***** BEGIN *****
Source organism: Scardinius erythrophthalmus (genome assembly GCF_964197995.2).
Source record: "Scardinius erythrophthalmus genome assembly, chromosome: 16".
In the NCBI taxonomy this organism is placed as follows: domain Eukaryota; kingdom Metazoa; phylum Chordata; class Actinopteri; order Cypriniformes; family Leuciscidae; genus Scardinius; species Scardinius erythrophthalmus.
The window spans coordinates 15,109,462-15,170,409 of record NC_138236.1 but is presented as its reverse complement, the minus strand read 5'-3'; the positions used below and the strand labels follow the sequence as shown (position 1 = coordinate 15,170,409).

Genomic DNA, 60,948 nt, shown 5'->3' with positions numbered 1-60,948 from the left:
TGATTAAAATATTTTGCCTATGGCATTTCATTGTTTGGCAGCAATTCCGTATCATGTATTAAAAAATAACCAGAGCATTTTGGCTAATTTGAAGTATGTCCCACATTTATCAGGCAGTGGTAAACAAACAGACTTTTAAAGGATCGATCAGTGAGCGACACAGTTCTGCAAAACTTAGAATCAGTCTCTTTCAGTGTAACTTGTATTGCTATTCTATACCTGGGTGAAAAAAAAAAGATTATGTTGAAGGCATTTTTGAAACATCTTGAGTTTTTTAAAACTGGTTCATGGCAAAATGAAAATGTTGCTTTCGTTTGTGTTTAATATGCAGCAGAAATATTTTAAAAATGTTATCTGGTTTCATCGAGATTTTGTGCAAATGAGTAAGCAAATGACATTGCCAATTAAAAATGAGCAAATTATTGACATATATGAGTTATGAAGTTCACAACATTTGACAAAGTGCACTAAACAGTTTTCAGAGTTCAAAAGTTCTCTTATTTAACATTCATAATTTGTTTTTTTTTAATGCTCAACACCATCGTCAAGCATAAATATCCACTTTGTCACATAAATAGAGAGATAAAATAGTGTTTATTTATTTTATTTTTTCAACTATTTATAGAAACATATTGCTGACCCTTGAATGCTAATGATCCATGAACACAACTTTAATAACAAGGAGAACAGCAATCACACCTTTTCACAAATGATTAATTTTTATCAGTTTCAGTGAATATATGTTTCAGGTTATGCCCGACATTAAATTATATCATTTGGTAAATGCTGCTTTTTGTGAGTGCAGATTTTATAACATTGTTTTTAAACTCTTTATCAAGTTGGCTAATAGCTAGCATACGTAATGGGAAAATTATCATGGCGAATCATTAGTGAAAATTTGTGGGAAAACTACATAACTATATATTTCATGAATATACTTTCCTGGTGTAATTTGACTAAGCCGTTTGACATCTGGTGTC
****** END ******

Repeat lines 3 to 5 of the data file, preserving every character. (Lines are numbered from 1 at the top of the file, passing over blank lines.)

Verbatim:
In the NCBI taxonomy this organism is placed as follows: domain Eukaryota; kingdom Metazoa; phylum Chordata; class Actinopteri; order Cypriniformes; family Leuciscidae; genus Scardinius; species Scardinius erythrophthalmus.
The window spans coordinates 15,109,462-15,170,409 of record NC_138236.1 but is presented as its reverse complement, the minus strand read 5'-3'; the positions used below and the strand labels follow the sequence as shown (position 1 = coordinate 15,170,409).

Genomic DNA, 60,948 nt, shown 5'->3' with positions numbered 1-60,948 from the left: